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Heat: Two-Disc Special Edition

Warner Home Video

Starring Al Pacino, Robert De Niro, Val Kilmer,
Jon Voight, Ashley Judd, Tom Sizemore,
Amy Brenneman, Natalie Portman, and Dennis Haysbert

Written and Directed by Michael Mann


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Review by D.K. Holm                    


Michael Mann's Collateral (2004) ends exactly where Heat (1995), an earlier masterpiece, begins. It's with the image of a Los Angeles subway train pulling into a station. In fact, as we learn on the two-disc "Special Edition" Warner release of Heat (which replaces an earlier bare-bones disc released in 1999), Mann used the very same location for the last sequence in Collateral, the only difference being that when Mann shot Heat in 1994, the Los Angeles subway system was not yet up and running.

When Heat came out in December 1995, the film generated its own immediate form of media heat, mostly because it was the first movie in which Al Pacino and Robert De Niro had scenes together. They were both in The Godfather, Part II, of course, but appeared in different storylines.

But then almost immediately there was a palpable moviegoing detumescence when audiences learned that basically Pacino and De Niro only had one scene together, facing off quietly in a diner over a cup of coffee and talking in low tones. And that Mann shot the scene in a series of over-the-shoulder two shots in which the two "greatest actors of their generation" rarely occupied the same frame with dramatizing profiles. It's as if Mann perversely wanted to thwart the audience's expectations. Or, as some speculated, maybe Pacino and De Niro were feuding and wouldn't appear on the set together (not true: they really are acting across from each other, as supplemental footage, and the film itself, for that matter, prove). Still, it remains a good, well-written confrontation scene that pulls together the moral reverse "mirroring" theme Mann has set up between cops versus crooks, and we all can now appreciate as the well-acted double that it is.

Sure, Pacino and De Niro are great in it. But the new DVD release offers a wonderful occasion to reassess. Today, the still-sympathetic viewer can see that Pacino tends to overact in some of his scenes (at a time when his voice was starting to develop a shredded, swallowed tone). Intentional or not, and occasionally hilarious, such moments contribute to Pacino's scenery-chewing rep. Meanwhile, De Niro, whom everyone was mad at throughout the 1980s thanks to a run of dogs, remains fiercely inward, stoic and commanding, except for one brief moment when his character pauses to reflect at a crucial moment (Mann points it out on the commentary track).

And sure, everybody talks about De Niro and Pacino — but what about De Niro and Jon Voight? There was a time when Jon Voight was deemed a natural successor to James Dean and other hot screen youngsters. But Voight didn't exude the wily sexuality of a Dean or Newman or Beatty and so went on to become perhaps the premier character actor of his time. Here, Voight and De Niro have three scenes together that are as brilliant in their subtlety and modulation as the scene with Pacino. Acting aficionados should get just as high on those moments.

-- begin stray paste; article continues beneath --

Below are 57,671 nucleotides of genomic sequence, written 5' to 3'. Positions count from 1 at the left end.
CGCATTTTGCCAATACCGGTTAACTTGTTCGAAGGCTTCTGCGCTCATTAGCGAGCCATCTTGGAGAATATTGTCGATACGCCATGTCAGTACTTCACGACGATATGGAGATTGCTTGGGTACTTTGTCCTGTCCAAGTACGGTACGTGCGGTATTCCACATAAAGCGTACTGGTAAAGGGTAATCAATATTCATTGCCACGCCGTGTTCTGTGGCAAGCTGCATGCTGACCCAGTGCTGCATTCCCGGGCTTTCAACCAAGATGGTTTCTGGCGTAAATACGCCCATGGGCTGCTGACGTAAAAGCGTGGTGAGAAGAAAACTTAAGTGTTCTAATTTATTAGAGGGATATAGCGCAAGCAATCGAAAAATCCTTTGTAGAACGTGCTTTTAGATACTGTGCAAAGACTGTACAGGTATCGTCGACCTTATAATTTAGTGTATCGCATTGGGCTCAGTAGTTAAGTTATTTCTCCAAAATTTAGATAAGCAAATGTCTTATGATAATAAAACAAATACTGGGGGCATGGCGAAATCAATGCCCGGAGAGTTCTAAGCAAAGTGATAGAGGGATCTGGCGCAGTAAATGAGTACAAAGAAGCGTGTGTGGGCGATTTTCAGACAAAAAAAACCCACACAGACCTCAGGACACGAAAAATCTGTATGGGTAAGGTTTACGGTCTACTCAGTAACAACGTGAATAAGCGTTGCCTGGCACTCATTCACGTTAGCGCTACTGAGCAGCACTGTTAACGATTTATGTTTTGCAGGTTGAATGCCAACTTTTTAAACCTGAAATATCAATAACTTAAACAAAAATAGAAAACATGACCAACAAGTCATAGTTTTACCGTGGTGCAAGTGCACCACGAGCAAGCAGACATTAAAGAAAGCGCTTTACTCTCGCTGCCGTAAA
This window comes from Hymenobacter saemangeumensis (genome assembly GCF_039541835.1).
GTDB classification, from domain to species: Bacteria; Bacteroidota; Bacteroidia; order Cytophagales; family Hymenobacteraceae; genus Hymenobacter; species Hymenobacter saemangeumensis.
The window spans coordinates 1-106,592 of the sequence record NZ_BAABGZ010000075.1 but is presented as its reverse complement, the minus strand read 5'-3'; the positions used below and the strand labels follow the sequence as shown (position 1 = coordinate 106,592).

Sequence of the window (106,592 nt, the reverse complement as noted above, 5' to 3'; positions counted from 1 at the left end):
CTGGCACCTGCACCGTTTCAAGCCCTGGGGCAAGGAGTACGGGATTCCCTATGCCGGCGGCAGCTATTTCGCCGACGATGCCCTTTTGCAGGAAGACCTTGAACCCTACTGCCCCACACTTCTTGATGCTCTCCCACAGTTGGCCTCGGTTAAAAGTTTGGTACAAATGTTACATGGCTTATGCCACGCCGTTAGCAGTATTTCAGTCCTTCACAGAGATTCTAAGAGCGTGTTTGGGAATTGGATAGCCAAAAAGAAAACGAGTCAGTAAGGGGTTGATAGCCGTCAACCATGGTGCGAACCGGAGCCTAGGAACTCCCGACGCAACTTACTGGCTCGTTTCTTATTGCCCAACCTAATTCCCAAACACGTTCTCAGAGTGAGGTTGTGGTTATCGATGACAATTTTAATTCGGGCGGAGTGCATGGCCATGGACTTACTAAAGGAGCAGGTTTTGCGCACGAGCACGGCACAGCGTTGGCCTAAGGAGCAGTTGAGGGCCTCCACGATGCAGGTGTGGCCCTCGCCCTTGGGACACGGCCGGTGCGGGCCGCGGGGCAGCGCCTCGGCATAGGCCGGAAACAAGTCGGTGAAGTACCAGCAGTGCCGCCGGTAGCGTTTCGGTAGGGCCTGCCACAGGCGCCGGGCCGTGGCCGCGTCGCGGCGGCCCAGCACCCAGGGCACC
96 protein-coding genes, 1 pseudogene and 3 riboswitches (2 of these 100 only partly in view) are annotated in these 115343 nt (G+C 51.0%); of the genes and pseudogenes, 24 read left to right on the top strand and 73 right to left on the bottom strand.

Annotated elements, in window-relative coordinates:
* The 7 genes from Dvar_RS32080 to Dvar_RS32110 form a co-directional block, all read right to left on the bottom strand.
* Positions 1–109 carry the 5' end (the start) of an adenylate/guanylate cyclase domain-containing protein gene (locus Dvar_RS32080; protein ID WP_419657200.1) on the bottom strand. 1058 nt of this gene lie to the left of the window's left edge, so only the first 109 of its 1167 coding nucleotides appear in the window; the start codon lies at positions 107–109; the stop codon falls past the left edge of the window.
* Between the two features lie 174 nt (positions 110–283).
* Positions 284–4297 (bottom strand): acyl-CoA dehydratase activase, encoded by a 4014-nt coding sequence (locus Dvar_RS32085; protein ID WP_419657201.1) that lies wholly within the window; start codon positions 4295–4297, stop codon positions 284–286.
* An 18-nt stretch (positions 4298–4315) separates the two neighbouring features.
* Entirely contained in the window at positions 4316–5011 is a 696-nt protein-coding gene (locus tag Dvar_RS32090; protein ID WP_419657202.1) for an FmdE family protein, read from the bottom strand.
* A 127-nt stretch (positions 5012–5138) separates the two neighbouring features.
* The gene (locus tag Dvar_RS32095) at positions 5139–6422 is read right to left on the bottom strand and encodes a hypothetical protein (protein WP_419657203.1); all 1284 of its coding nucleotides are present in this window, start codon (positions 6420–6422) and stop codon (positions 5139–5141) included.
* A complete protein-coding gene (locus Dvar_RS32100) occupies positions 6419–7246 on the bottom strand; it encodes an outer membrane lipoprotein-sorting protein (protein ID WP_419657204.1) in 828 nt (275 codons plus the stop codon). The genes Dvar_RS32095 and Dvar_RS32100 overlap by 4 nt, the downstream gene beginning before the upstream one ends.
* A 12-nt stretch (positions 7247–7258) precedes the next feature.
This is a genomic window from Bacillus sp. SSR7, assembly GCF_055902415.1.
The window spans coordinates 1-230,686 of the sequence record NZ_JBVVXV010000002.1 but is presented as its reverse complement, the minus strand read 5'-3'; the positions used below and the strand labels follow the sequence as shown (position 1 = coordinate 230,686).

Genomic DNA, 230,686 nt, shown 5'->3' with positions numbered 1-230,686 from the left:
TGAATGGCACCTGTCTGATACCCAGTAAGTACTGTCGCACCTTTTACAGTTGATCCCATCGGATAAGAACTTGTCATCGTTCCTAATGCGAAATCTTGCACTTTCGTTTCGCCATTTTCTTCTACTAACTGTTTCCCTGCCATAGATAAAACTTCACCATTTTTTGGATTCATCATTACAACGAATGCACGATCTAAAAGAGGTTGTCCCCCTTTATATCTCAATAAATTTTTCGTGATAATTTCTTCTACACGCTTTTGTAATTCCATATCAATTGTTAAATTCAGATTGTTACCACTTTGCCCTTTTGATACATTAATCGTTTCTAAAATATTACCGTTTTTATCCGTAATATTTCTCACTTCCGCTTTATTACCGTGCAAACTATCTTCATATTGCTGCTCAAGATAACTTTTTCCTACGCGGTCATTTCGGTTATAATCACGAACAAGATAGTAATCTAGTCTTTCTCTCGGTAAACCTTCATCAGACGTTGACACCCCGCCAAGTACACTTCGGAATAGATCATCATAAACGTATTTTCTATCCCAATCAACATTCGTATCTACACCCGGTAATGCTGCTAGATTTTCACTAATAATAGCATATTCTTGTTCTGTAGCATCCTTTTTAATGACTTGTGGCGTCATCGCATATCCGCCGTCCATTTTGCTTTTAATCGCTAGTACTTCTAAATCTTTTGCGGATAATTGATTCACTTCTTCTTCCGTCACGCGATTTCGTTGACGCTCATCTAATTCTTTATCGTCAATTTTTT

Or how about De Niro and Ashley Judd? She is stunning in a brief if powerful role. Their one scene together is exceptional, and Judd proved with it that, even early in her career, she had the chops to size up against the greats.

But dig the rest of the film's brilliant cast. We've got Val Kilmer as Judd's husband, Chris Shiherlis. We've got Tom Sizemore as fellow crew member Michael Cheritto. We've got Diane Venora, Pacino's then-girlfriend, as his wife, and Natalie Portman as his stepdaughter. We've got Amy Brenneman as the young woman who diverts De Niro's character from his rigid discipline. And that's just the top layer. In addition, there is a host of great character actors with fantastic faces, including Wes Studi, Ted Levine, and Danny Trejo. There are numerous great African-American performers in key roles, including Dennis Haysbert, Mykelti Williamson, comic Ricky Harris, and musician Tone Loc. And we get early glimpses of future heavyweights such as William Fichtner and Hank Azaria and Jeremy Piven. Mann regulars Martin Ferrero, Xander Berkeley, and Tom Noonan also appear in small but crucial moments, and there is the novelty casting of Henry Rollins. Even Bud Cort pops up, as Solenko, the corrupt restaurant owner. As a side novelty, the film features two actors who played serial killers in Hannibal Lector movies.

*          *          *

But almost against the picture's will, De Niro's Neil McCauley is the heart of Heat. He's a machine, a professional thief unlike any likely to be seen in a film. Through dialogue and asides the viewer is clued into McCauley's backstory, the source of his professionalism, and the weakening of his harsh façade. It makes us want McCauley to live.

But he can't. And the reason he can't has nothing to do with the traditional roles of good guys versus bad guys in movies, with their pre-ordained outcomes. It has to do with how embedded Heat and its subject matter are in Mann's past. In fact, as is now well known, Mann did a rough draft, TV movie version of Heat, then called L. A. Takedown, which aired on ABC in 1989. This rough draft uses many of the same situations and some of the same dialogue (even spoken with similar cadences: compare both Xander Berkeley and Kevin Gage as Waingro saying, "That is why I am here"), but it is not as thoroughly thought out, or highly budgeted, as the more successful Heat.